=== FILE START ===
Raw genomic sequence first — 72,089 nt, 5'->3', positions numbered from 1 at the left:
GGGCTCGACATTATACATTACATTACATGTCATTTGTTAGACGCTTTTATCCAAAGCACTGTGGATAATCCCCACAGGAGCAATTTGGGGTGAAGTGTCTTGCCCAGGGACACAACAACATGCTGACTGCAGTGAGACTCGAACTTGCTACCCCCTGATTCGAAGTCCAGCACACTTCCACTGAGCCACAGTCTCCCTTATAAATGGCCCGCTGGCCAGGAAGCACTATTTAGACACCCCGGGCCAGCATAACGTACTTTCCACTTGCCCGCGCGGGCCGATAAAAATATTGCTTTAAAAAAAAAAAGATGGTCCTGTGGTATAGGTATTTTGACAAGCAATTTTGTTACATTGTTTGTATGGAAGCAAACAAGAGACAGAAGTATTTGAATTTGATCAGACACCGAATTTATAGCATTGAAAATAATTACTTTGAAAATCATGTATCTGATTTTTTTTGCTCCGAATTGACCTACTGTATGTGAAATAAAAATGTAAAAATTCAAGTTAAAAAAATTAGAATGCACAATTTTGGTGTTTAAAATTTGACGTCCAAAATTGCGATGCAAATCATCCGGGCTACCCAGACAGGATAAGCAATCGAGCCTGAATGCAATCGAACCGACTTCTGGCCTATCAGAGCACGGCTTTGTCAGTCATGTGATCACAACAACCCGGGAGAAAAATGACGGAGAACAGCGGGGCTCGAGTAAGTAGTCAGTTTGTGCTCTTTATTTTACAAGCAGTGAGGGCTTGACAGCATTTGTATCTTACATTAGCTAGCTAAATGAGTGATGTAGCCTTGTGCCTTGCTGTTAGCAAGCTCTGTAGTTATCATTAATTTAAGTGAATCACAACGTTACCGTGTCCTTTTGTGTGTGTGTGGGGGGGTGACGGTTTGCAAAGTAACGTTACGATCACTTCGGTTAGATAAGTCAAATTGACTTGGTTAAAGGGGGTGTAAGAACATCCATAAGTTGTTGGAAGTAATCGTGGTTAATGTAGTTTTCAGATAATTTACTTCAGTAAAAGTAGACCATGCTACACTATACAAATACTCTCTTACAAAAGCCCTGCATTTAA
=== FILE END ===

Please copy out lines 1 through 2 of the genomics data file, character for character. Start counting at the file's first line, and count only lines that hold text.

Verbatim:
Raw genomic sequence first — 72,089 nt, 5'->3', positions numbered from 1 at the left:
GGGCTCGACATTATACATTACATTACATGTCATTTGTTAGACGCTTTTATCCAAAGCACTGTGGATAATCCCCACAGGAGCAATTTGGGGTGAAGTGTCTTGCCCAGGGACACAACAACATGCTGACTGCAGTGAGACTCGAACTTGCTACCCCCTGATTCGAAGTCCAGCACACTTCCACTGAGCCACAGTCTCCCTTATAAATGGCCCGCTGGCCAGGAAGCACTATTTAGACACCCCGGGCCAGCATAACGTACTTTCCACTTGCCCGCGCGGGCCGATAAAAATATTGCTTTAAAAAAAAAAAGATGGTCCTGTGGTATAGGTATTTTGACAAGCAATTTTGTTACATTGTTTGTATGGAAGCAAACAAGAGACAGAAGTATTTGAATTTGATCAGACACCGAATTTATAGCATTGAAAATAATTACTTTGAAAATCATGTATCTGATTTTTTTTGCTCCGAATTGACCTACTGTATGTGAAATAAAAATGTAAAAATTCAAGTTAAAAAAATTAGAATGCACAATTTTGGTGTTTAAAATTTGACGTCCAAAATTGCGATGCAAATCATCCGGGCTACCCAGACAGGATAAGCAATCGAGCCTGAATGCAATCGAACCGACTTCTGGCCTATCAGAGCACGGCTTTGTCAGTCATGTGATCACAACAACCCGGGAGAAAAATGACGGAGAACAGCGGGGCTCGAGTAAGTAGTCAGTTTGTGCTCTTTATTTTACAAGCAGTGAGGGCTTGACAGCATTTGTATCTTACATTAGCTAGCTAAATGAGTGATGTAGCCTTGTGCCTTGCTGTTAGCAAGCTCTGTAGTTATCATTAATTTAAGTGAATCACAACGTTACCGTGTCCTTTTGTGTGTGTGTGGGGGGGTGACGGTTTGCAAAGTAACGTTACGATCACTTCGGTTAGATAAGTCAAATTGACTTGGTTAAAGGGGGTGTAAGAACATCCATAAGTTGTTGGAAGTAATCGTGGTTAATGTAGTTTTCAGATAATTTACTTCAGTAAAAGTAGACCATGCTACACTATACAAATACTCTCTTACAAAAGCCCTGCATTTAA